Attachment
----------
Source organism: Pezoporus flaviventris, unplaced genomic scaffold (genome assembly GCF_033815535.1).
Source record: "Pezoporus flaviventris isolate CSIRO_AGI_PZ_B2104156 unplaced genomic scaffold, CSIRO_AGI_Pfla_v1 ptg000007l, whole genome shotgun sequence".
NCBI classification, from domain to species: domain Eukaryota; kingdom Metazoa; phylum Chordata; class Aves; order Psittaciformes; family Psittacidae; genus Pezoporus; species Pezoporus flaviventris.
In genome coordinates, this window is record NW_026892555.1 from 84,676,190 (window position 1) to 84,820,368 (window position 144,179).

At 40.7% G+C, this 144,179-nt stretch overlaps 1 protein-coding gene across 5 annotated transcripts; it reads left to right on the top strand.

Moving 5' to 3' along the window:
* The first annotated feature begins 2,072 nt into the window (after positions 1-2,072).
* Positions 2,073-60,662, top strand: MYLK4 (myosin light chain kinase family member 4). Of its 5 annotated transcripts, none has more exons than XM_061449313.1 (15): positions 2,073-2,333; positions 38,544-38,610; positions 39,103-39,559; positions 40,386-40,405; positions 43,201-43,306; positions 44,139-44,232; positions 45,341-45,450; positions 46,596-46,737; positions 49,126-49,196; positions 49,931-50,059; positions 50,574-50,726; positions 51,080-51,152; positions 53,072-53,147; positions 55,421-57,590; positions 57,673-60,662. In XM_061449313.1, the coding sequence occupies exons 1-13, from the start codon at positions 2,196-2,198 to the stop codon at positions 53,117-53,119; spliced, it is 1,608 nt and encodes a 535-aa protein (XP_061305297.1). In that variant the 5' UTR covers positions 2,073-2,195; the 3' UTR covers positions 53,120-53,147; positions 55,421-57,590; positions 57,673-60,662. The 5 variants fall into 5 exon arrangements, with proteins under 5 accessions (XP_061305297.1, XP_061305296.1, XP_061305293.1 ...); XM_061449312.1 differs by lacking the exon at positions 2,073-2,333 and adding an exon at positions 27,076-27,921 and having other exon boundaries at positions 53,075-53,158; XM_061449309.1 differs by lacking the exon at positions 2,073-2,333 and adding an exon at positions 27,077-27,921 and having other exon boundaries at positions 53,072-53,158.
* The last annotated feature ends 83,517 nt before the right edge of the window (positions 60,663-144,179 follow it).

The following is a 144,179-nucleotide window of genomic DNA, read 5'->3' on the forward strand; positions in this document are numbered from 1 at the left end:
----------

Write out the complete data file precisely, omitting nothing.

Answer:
Source organism: Pezoporus flaviventris, unplaced genomic scaffold (genome assembly GCF_033815535.1).
Source record: "Pezoporus flaviventris isolate CSIRO_AGI_PZ_B2104156 unplaced genomic scaffold, CSIRO_AGI_Pfla_v1 ptg000007l, whole genome shotgun sequence".
NCBI classification, from domain to species: domain Eukaryota; kingdom Metazoa; phylum Chordata; class Aves; order Psittaciformes; family Psittacidae; genus Pezoporus; species Pezoporus flaviventris.
In genome coordinates, this window is record NW_026892555.1 from 84,676,190 (window position 1) to 84,820,368 (window position 144,179).

At 40.7% G+C, this 144,179-nt stretch overlaps 1 protein-coding gene across 5 annotated transcripts; it reads left to right on the top strand.

Moving 5' to 3' along the window:
* The first annotated feature begins 2,072 nt into the window (after positions 1-2,072).
* Positions 2,073-60,662, top strand: MYLK4 (myosin light chain kinase family member 4). Of its 5 annotated transcripts, none has more exons than XM_061449313.1 (15): positions 2,073-2,333; positions 38,544-38,610; positions 39,103-39,559; positions 40,386-40,405; positions 43,201-43,306; positions 44,139-44,232; positions 45,341-45,450; positions 46,596-46,737; positions 49,126-49,196; positions 49,931-50,059; positions 50,574-50,726; positions 51,080-51,152; positions 53,072-53,147; positions 55,421-57,590; positions 57,673-60,662. In XM_061449313.1, the coding sequence occupies exons 1-13, from the start codon at positions 2,196-2,198 to the stop codon at positions 53,117-53,119; spliced, it is 1,608 nt and encodes a 535-aa protein (XP_061305297.1). In that variant the 5' UTR covers positions 2,073-2,195; the 3' UTR covers positions 53,120-53,147; positions 55,421-57,590; positions 57,673-60,662. The 5 variants fall into 5 exon arrangements, with proteins under 5 accessions (XP_061305297.1, XP_061305296.1, XP_061305293.1 ...); XM_061449312.1 differs by lacking the exon at positions 2,073-2,333 and adding an exon at positions 27,076-27,921 and having other exon boundaries at positions 53,075-53,158; XM_061449309.1 differs by lacking the exon at positions 2,073-2,333 and adding an exon at positions 27,077-27,921 and having other exon boundaries at positions 53,072-53,158.
* The last annotated feature ends 83,517 nt before the right edge of the window (positions 60,663-144,179 follow it).

The following is a 144,179-nucleotide window of genomic DNA, read 5'->3' on the forward strand; positions in this document are numbered from 1 at the left end: